- You’re going back to work full time
- You have a new baby on the way
- Your toddler is about to join preschool
- You’re done with breastfeeding
Whatever your reason may be, there’s no judgement at all! It’s entirely your choice; just be sure that you’re not doing it because your neighbours or in-laws are pressurizing you. And there’s no need to feel guilty if you really want to wean your toddler. You’ve persisted till now and given your baby a good start in life – you’ve done well!
Practical Tips to wean the baby gently :
Time it Right:Weaning from breastfeeding is going to require a good deal of effort, so be sure to plan well ahead. The process can take anything from a few weeks to a few months, so be prepared! Make sure that this doesn’t coincide with any other major changes in your life like moving to a new home or right after a traumatic event. Also ensure that your child is healthy enough to handle this change and is eating a variety of nutritious foods.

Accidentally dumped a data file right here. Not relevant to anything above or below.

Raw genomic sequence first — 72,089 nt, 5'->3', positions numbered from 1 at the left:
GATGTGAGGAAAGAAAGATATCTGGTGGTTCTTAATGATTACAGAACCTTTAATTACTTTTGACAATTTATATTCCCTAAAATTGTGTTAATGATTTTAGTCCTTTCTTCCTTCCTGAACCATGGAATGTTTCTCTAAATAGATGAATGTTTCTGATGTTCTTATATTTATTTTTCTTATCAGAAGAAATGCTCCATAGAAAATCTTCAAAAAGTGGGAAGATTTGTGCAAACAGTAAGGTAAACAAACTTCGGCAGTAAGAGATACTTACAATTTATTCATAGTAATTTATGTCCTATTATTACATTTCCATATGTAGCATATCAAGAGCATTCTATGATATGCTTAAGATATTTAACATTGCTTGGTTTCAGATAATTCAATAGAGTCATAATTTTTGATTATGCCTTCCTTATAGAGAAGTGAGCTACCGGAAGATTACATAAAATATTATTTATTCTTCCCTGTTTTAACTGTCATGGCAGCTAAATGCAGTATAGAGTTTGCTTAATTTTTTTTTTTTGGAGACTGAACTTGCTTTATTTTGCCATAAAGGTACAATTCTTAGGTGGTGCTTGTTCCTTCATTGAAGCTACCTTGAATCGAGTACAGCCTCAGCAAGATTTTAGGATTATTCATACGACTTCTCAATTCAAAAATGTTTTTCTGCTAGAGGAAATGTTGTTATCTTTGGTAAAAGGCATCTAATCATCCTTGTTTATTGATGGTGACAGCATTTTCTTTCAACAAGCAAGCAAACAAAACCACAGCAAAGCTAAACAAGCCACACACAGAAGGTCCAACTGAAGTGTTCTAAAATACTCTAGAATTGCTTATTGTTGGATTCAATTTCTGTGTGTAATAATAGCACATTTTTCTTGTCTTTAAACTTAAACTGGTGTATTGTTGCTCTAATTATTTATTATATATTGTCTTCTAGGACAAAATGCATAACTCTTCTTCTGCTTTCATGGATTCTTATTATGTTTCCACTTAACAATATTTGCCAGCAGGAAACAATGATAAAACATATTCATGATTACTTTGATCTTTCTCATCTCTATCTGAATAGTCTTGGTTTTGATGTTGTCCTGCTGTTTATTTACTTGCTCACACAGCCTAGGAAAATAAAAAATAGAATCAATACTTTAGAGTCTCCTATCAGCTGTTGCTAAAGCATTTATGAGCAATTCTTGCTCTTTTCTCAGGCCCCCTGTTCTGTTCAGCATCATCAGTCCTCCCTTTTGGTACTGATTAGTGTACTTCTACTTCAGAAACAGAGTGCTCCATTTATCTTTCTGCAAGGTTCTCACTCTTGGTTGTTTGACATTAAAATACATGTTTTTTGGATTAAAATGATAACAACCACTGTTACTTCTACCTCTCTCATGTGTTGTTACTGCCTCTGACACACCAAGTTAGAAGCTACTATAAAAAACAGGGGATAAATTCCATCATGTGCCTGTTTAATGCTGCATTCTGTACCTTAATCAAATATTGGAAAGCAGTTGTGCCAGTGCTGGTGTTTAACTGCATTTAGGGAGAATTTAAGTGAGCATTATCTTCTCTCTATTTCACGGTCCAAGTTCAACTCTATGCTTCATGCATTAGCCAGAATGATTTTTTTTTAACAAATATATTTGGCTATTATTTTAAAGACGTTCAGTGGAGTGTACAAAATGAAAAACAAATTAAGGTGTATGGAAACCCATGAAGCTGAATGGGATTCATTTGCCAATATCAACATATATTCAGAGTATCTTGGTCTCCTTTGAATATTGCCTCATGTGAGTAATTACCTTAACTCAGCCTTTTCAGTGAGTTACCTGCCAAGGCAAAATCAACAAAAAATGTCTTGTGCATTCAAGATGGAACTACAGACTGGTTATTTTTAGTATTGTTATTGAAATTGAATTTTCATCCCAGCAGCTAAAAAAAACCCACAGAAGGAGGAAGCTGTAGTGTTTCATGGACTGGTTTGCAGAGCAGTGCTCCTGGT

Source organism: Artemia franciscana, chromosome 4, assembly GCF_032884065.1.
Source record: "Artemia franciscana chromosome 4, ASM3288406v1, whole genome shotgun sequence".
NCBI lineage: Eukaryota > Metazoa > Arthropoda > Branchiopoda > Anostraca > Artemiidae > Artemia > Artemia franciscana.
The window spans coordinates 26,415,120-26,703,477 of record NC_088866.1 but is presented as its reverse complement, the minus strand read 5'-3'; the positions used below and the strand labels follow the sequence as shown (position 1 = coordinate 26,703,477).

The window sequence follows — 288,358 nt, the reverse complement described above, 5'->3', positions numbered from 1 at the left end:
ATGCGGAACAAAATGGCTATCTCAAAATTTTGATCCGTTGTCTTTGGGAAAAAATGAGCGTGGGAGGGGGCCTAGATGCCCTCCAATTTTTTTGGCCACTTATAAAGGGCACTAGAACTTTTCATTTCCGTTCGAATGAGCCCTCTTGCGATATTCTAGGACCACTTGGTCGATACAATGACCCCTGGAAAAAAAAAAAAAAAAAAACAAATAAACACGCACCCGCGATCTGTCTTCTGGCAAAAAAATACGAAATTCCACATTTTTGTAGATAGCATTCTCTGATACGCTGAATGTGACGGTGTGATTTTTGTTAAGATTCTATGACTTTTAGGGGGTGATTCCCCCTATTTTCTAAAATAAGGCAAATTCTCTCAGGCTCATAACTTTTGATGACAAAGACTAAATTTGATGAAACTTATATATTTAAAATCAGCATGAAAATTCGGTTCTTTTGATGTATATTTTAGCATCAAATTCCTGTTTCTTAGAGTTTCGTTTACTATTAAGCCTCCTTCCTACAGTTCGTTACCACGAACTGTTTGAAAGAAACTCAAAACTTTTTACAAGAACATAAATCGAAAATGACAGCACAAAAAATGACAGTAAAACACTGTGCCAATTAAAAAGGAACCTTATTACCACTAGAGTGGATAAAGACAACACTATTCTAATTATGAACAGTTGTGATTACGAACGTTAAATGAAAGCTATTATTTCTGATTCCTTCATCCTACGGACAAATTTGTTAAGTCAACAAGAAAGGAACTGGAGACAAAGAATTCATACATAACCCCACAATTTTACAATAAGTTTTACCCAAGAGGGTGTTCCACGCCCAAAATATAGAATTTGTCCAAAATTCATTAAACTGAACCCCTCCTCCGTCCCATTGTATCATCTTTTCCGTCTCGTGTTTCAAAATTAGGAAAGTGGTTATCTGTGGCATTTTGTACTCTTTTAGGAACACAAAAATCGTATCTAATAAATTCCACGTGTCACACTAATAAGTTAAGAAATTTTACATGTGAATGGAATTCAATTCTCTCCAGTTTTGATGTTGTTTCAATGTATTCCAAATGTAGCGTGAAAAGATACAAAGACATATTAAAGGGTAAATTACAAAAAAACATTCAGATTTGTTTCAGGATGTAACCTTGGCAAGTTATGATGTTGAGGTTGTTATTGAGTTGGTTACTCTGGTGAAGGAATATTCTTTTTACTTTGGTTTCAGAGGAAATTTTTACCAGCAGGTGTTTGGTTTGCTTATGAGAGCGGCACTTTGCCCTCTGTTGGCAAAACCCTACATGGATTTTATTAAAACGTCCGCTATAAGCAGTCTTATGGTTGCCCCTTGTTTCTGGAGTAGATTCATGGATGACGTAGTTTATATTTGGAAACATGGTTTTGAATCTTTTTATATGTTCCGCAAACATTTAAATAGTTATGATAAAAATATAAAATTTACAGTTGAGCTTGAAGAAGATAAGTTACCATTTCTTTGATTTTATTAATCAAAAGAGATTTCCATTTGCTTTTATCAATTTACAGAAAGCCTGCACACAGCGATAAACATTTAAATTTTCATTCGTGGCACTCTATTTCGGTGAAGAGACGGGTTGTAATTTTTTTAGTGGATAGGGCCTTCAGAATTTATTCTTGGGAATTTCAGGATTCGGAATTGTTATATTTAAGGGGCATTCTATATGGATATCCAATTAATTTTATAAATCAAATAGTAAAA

Talk to your Child:Once you’ve decided to start weaning, make it a point to talk to your child about it. Communication is essential, so that your child gets some time to emotionally prepare. Tell her in advance that after Christmas, you’re planning to cut down on the number of feeds. Don’t make it sound like a punishment or as if something bad is happening. Talk like it’s just a regular thing, that kids do when they are getting big.
Stop Offering:This is a great rule to gently get into the groove of weaning a toddler who’s reluctant to wean. Stop offering the breast completely, but if he asks, don’t say no. You might find that some feeds just drop off without your child even noticing! Doing this for a few weeks will make it much easier to wean completely.